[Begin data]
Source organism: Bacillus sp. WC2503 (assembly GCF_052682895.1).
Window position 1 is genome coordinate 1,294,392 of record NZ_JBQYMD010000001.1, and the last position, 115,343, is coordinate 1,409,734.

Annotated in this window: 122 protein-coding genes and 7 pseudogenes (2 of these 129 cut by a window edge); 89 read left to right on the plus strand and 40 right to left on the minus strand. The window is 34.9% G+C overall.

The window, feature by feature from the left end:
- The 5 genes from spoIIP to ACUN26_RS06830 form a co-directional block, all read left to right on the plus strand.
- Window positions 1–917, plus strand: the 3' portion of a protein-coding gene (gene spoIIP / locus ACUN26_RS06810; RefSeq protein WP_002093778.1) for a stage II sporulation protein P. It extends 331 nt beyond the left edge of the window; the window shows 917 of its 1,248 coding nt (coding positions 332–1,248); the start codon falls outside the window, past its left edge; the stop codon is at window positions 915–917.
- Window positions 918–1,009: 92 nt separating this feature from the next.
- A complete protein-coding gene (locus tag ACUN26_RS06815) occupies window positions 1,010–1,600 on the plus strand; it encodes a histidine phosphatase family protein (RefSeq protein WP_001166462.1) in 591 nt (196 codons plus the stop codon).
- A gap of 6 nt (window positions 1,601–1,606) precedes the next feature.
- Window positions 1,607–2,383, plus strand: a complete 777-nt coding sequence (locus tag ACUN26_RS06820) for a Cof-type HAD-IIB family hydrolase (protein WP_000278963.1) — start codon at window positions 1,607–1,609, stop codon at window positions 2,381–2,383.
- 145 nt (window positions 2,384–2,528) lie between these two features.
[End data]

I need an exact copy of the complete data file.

Source organism: Bacillus sp. WC2503 (assembly GCF_052682895.1).
Window position 1 is genome coordinate 1,294,392 of record NZ_JBQYMD010000001.1, and the last position, 115,343, is coordinate 1,409,734.

Annotated in this window: 122 protein-coding genes and 7 pseudogenes (2 of these 129 cut by a window edge); 89 read left to right on the plus strand and 40 right to left on the minus strand. The window is 34.9% G+C overall.

The window, feature by feature from the left end:
- The 5 genes from spoIIP to ACUN26_RS06830 form a co-directional block, all read left to right on the plus strand.
- Window positions 1–917, plus strand: the 3' portion of a protein-coding gene (gene spoIIP / locus ACUN26_RS06810; RefSeq protein WP_002093778.1) for a stage II sporulation protein P. It extends 331 nt beyond the left edge of the window; the window shows 917 of its 1,248 coding nt (coding positions 332–1,248); the start codon falls outside the window, past its left edge; the stop codon is at window positions 915–917.
- Window positions 918–1,009: 92 nt separating this feature from the next.
- A complete protein-coding gene (locus tag ACUN26_RS06815) occupies window positions 1,010–1,600 on the plus strand; it encodes a histidine phosphatase family protein (RefSeq protein WP_001166462.1) in 591 nt (196 codons plus the stop codon).
- A gap of 6 nt (window positions 1,601–1,606) precedes the next feature.
- Window positions 1,607–2,383, plus strand: a complete 777-nt coding sequence (locus tag ACUN26_RS06820) for a Cof-type HAD-IIB family hydrolase (protein WP_000278963.1) — start codon at window positions 1,607–1,609, stop codon at window positions 2,381–2,383.
- 145 nt (window positions 2,384–2,528) lie between these two features.